steadily. Unfortunately, separate piston single vs. multi-engine sales volume data after 1990 is unavailable.

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Chart 1 demonstrates the price sensitivity of new piston aircraft sales. A normal market recovery from the
steep declines attributable to the late 1970’s inflationary price shocks, frivolous lawsuits, and early 1980’s
curtailed production has been almost entirely suppressed by continual constant dollar price increases. In
contrast to piston aircraft, constant dollar car/light truck prices have remained level from then to now. Per
capita sales of cars and light trucks (not shown) have increased 26% while vehicle-miles have grown at
more than twice the rate of population over the same period.
Two reasonable and intuitively obvious conclusions can be drawn. First, had car/light truck prices
followed the steep upward path of aircraft prices, unit car sales would likely have been dramatically
lowered. To put it into context, a new Toyota Camry would now cost about $60,000 and a Cadillac
Escalade Platinum would be about $200,000—which would, no doubt, mean sales of far fewer Camrys
and Escalades. Second, if constant dollar aircraft prices had remained level, sales would likely have fully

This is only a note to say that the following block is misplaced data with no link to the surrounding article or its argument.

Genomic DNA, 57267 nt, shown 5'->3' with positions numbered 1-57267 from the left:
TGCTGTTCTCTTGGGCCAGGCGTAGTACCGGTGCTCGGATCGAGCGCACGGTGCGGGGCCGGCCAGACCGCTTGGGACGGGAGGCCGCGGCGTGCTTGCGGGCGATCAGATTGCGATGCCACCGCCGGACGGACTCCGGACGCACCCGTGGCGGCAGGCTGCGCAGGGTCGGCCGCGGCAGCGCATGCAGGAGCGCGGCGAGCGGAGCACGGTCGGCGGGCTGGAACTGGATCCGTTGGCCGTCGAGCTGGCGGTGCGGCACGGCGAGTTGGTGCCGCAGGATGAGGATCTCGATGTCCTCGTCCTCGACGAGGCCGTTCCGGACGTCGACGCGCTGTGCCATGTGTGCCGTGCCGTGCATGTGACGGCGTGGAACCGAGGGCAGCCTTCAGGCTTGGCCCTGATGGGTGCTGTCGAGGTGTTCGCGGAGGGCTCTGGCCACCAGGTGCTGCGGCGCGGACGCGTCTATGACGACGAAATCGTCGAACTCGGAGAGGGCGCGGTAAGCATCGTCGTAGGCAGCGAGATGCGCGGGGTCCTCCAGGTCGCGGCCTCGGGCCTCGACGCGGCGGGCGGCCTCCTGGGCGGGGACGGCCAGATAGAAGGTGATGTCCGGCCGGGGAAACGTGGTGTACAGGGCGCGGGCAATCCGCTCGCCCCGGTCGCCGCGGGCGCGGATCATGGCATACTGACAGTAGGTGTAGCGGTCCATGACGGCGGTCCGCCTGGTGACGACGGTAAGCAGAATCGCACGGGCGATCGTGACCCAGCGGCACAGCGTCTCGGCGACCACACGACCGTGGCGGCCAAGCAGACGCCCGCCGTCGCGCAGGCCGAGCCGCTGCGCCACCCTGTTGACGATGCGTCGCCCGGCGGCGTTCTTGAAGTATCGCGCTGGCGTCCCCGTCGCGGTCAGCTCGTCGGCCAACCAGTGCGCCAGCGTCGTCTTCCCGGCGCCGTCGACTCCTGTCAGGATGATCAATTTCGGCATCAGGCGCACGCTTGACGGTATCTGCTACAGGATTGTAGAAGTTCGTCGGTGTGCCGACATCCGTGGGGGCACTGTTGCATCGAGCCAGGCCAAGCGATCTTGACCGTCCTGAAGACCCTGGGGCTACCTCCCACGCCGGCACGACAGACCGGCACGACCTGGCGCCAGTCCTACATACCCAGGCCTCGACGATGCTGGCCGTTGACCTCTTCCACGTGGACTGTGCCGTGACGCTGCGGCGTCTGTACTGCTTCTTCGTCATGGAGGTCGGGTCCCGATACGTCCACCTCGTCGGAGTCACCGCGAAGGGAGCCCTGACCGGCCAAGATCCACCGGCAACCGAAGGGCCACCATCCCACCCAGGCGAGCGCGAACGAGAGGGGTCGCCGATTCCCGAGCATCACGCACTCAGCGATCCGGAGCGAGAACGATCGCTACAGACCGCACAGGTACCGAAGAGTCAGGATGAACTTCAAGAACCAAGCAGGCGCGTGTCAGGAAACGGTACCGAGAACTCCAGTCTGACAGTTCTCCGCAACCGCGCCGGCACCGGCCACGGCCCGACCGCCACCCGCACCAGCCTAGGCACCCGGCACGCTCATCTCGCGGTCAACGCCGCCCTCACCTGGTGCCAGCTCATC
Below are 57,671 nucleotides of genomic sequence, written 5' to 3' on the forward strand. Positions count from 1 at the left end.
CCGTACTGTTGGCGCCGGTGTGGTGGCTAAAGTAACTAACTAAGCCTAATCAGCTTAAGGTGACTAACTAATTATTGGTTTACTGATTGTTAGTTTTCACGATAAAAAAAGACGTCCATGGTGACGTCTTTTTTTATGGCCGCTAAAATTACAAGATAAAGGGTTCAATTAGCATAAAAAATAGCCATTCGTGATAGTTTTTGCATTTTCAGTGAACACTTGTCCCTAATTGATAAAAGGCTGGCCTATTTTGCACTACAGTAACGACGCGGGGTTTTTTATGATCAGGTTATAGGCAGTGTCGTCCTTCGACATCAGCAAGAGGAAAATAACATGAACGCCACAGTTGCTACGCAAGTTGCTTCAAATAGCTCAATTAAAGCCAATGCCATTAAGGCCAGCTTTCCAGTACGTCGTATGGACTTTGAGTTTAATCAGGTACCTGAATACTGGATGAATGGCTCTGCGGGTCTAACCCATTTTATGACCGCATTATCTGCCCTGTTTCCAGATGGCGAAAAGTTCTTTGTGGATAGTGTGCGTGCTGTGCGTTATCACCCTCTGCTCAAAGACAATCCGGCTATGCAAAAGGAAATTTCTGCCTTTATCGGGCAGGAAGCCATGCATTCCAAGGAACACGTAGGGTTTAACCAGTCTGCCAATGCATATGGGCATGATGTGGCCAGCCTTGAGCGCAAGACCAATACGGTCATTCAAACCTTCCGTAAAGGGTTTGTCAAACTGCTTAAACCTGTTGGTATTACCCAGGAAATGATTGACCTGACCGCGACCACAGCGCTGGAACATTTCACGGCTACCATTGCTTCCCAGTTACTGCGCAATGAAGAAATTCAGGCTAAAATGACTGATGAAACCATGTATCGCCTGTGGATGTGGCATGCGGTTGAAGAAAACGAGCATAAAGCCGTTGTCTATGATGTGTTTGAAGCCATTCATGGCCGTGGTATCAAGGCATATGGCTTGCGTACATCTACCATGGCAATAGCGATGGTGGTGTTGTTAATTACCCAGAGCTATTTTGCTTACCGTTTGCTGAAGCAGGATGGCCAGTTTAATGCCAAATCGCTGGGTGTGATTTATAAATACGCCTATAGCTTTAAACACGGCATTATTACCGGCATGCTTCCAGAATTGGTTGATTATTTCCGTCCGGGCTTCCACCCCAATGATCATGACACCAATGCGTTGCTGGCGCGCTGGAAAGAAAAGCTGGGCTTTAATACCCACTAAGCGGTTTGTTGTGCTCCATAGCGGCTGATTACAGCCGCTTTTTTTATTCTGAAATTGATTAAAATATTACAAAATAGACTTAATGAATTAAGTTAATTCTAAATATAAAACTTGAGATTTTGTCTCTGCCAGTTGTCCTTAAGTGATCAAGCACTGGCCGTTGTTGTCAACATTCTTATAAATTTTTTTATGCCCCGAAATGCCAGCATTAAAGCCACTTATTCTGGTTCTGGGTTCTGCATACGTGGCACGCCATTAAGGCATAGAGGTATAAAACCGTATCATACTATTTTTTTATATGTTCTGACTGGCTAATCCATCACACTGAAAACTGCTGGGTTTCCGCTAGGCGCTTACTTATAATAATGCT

recovered and like car sales, even exceeded previous highs. After 1978, we did not suddenly and
inexplicably lose our love of flying and desire to own aircraft; we started losing our ability to afford them.
Chart 2 shows an inverse correlation between new piston aircraft prices and the declining student pilot
population. We conducted numerous conversations with flight school personnel and instructors in an
effort to understand:
 The role that rising piston single prices have played in the decline of the student pilot population
 How current aircraft prices affect those newly interested in becoming pilots
We found that, when measured in constant dollars, the cost of obtaining a Private Pilot, Single Engine
Land (PPSEL) certificate has not risen significantly in 30 years. Additionally, Sport Pilot certification has
actually lowered the constant dollar cost of that “first license.” So, why is affordability the reason most
often given for the following?
 Flight instruction not being undertaken after a discovery flight
 Instruction, once started, not continuing to certification
 Pilots not continuing their training after obtaining a PPSEL or Sport Pilot certification
It turns out that affordability of training is not the primary issue, affordability of ownership is.
People with a new interest “check it out” in order to answer a series of questions for themselves:
1. Is this something I want to do?
2. Am I able to do it?
3. Can I afford to do it?
A discovery flight which answers the first two questions positively will normally lead to the third
question. If the only answer they get is that, in their personal context, a 30-50 year old aircraft can easily
cost more than an upscale new car and that a new aircraft costs more than the average house, many will
decide that they cannot afford it. GA loses a potential new student.
The issue of renting versus buying inevitably arises for just about every student and certificated pilot.